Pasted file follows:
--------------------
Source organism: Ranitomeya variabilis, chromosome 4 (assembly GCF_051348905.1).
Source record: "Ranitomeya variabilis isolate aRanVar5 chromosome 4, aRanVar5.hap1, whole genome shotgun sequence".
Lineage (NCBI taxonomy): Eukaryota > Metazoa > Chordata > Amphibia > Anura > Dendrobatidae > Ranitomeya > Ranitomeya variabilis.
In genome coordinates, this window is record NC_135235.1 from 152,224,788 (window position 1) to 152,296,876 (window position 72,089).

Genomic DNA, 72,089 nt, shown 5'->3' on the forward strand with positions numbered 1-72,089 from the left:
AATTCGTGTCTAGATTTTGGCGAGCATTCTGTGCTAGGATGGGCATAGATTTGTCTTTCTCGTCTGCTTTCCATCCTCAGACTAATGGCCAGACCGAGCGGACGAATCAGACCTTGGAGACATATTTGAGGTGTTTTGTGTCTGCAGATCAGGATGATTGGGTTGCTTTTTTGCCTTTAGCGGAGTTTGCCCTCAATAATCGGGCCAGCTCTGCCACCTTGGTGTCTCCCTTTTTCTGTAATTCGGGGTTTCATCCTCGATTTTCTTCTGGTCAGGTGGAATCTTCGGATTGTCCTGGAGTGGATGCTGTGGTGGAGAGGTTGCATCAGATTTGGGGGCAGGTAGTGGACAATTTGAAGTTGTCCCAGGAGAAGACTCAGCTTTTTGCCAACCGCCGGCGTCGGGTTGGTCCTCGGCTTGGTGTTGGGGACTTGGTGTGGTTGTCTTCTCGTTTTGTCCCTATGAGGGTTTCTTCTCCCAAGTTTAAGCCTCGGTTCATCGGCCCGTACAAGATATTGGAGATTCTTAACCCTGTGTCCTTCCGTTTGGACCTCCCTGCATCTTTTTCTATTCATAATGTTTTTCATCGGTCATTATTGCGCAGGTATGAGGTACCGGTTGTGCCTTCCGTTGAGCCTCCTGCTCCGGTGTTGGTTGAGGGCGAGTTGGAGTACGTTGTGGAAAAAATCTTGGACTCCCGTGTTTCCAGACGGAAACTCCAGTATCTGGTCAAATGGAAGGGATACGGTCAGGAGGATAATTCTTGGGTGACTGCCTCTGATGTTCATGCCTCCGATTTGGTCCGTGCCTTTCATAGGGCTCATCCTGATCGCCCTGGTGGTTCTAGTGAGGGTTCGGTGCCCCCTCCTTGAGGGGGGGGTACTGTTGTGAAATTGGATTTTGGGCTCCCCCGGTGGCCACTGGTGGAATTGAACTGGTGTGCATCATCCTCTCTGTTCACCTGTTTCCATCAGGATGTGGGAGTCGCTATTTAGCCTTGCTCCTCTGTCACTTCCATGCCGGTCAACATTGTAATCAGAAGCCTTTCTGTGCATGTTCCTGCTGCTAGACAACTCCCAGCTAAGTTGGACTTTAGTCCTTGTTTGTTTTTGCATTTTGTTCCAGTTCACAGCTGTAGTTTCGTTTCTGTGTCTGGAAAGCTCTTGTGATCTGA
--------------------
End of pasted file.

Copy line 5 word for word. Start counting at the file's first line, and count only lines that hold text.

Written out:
Genomic DNA, 72,089 nt, shown 5'->3' on the forward strand with positions numbered 1-72,089 from the left: